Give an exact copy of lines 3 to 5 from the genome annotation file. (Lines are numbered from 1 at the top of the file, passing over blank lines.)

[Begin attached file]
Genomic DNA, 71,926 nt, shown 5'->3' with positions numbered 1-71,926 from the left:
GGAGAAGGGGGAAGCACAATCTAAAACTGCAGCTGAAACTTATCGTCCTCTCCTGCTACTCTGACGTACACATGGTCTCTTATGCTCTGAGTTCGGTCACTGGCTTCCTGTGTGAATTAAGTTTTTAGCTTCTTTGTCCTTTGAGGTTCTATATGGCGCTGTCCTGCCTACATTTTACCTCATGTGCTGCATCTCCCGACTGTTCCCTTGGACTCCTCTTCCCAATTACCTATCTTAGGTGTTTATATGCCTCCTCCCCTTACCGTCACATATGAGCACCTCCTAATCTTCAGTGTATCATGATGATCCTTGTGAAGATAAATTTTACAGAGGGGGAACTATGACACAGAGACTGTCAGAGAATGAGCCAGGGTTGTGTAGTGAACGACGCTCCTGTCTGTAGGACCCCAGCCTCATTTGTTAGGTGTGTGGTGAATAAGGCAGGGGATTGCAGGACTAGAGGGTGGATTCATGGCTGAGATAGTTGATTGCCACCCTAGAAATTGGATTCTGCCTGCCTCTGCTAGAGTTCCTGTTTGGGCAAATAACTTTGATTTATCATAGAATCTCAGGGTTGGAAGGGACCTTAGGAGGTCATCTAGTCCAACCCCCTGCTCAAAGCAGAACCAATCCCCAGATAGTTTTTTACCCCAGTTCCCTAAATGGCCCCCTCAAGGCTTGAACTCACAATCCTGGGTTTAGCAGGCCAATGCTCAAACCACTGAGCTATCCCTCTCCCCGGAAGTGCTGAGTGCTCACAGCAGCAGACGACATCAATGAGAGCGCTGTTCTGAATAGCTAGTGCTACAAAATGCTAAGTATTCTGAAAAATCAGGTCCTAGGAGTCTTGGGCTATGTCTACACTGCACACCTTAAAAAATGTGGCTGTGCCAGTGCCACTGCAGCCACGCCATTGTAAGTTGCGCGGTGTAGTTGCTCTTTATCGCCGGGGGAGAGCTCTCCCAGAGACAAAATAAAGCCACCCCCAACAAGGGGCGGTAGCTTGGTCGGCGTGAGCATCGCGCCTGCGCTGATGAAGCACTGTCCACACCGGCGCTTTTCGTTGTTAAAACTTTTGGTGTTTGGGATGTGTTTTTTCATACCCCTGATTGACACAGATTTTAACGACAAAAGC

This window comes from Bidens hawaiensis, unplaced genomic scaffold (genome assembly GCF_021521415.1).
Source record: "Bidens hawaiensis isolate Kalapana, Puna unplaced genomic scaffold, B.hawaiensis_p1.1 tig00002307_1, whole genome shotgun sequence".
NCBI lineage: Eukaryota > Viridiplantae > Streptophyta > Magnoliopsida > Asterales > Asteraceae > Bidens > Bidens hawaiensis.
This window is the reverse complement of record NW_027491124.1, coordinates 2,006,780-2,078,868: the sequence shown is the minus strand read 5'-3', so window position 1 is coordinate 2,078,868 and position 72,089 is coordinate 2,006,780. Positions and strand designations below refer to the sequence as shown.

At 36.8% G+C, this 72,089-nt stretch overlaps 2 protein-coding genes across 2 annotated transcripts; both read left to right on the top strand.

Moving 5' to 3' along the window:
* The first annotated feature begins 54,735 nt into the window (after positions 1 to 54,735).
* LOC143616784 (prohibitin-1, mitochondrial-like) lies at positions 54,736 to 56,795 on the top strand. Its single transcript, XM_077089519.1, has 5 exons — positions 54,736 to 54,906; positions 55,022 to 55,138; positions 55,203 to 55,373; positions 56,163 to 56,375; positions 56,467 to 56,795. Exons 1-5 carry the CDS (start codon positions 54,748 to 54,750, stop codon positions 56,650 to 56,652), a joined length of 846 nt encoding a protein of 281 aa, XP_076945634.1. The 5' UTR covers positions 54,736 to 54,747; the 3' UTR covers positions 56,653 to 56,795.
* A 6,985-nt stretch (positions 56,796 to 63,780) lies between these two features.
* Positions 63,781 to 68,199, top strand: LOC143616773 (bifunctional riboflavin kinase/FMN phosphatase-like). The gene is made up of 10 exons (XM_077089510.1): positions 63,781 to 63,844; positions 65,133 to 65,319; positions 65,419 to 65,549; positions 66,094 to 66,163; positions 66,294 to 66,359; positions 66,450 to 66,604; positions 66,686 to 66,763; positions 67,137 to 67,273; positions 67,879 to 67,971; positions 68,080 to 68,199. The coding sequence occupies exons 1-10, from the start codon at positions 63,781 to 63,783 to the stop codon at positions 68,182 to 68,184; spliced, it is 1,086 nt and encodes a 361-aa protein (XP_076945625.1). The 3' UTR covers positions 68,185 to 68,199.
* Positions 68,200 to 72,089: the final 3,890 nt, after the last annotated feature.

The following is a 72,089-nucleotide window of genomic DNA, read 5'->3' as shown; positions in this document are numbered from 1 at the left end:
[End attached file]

This window comes from Bidens hawaiensis, unplaced genomic scaffold (genome assembly GCF_021521415.1).
Source record: "Bidens hawaiensis isolate Kalapana, Puna unplaced genomic scaffold, B.hawaiensis_p1.1 tig00002307_1, whole genome shotgun sequence".
NCBI lineage: Eukaryota > Viridiplantae > Streptophyta > Magnoliopsida > Asterales > Asteraceae > Bidens > Bidens hawaiensis.